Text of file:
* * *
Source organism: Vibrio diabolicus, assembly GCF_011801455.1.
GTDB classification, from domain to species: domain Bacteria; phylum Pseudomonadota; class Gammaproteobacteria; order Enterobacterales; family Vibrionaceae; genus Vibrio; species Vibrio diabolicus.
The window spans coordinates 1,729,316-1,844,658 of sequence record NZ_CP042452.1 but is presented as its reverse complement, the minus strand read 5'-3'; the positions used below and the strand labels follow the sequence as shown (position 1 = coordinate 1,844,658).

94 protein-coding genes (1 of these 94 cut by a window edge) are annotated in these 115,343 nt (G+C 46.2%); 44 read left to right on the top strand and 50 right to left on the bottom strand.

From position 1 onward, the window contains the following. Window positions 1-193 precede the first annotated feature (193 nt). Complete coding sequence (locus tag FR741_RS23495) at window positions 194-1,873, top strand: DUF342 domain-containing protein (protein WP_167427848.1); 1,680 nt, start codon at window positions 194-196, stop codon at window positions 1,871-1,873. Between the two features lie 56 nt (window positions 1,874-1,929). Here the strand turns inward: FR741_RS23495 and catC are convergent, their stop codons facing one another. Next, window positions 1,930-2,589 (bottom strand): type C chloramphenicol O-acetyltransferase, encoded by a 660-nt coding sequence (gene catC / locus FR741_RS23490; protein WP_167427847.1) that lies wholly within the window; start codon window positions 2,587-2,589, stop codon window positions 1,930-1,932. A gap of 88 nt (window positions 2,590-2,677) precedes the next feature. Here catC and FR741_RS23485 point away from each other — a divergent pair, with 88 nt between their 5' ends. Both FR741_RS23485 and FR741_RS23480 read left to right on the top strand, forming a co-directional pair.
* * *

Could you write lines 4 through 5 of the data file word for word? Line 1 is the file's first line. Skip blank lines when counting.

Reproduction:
94 protein-coding genes (1 of these 94 cut by a window edge) are annotated in these 115,343 nt (G+C 46.2%); 44 read left to right on the top strand and 50 right to left on the bottom strand.

From position 1 onward, the window contains the following. Window positions 1-193 precede the first annotated feature (193 nt). Complete coding sequence (locus tag FR741_RS23495) at window positions 194-1,873, top strand: DUF342 domain-containing protein (protein WP_167427848.1); 1,680 nt, start codon at window positions 194-196, stop codon at window positions 1,871-1,873. Between the two features lie 56 nt (window positions 1,874-1,929). Here the strand turns inward: FR741_RS23495 and catC are convergent, their stop codons facing one another. Next, window positions 1,930-2,589 (bottom strand): type C chloramphenicol O-acetyltransferase, encoded by a 660-nt coding sequence (gene catC / locus FR741_RS23490; protein WP_167427847.1) that lies wholly within the window; start codon window positions 2,587-2,589, stop codon window positions 1,930-1,932. A gap of 88 nt (window positions 2,590-2,677) precedes the next feature. Here catC and FR741_RS23485 point away from each other — a divergent pair, with 88 nt between their 5' ends. Both FR741_RS23485 and FR741_RS23480 read left to right on the top strand, forming a co-directional pair.